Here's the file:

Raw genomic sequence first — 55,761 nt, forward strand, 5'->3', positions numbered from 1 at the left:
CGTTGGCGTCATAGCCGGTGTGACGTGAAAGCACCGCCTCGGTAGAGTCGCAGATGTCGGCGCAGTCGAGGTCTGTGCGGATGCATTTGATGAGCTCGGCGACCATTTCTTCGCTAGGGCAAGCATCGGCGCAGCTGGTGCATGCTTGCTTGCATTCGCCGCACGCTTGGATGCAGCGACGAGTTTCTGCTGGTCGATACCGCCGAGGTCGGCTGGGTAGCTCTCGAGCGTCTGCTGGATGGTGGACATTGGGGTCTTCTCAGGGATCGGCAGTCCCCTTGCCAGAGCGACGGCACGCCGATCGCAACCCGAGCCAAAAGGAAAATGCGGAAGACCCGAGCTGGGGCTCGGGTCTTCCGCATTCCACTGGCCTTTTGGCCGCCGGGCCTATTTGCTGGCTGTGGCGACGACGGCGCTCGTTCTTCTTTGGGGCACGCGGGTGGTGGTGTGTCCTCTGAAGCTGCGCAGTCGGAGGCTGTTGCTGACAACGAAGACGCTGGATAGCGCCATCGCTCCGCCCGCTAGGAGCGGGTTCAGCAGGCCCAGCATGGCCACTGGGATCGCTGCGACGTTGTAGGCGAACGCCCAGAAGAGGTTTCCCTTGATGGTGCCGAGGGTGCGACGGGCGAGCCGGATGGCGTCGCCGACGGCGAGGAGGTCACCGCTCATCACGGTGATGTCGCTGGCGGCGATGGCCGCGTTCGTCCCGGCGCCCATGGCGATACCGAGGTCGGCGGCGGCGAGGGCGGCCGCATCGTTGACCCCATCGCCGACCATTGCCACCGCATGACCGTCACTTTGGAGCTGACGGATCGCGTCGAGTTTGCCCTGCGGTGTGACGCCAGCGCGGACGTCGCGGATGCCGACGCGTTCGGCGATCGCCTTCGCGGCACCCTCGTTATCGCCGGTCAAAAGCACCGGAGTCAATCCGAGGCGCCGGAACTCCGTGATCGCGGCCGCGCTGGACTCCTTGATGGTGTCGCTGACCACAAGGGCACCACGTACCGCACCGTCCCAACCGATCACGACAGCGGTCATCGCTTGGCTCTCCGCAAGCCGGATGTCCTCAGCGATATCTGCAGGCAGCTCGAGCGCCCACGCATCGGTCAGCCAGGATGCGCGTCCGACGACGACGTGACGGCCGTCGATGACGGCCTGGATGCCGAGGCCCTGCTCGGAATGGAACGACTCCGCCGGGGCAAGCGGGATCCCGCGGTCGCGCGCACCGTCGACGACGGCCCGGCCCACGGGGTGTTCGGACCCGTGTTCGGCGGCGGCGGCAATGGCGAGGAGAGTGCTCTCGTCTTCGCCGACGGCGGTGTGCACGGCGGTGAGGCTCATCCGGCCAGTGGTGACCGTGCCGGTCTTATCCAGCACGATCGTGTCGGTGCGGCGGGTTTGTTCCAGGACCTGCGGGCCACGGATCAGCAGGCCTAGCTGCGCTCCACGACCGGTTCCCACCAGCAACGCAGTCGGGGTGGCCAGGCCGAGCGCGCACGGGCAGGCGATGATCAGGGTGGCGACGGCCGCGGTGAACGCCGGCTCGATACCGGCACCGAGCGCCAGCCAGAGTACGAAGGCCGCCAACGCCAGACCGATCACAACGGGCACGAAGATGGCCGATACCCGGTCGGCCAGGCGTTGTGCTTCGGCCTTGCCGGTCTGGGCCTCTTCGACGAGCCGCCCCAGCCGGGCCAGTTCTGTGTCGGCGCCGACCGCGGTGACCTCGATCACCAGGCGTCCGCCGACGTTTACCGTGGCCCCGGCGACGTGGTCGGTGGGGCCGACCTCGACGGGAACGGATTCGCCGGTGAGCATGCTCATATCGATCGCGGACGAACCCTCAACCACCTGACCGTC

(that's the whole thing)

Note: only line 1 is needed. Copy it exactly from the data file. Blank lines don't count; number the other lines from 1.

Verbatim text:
Raw genomic sequence first — 55,761 nt, forward strand, 5'->3', positions numbered from 1 at the left: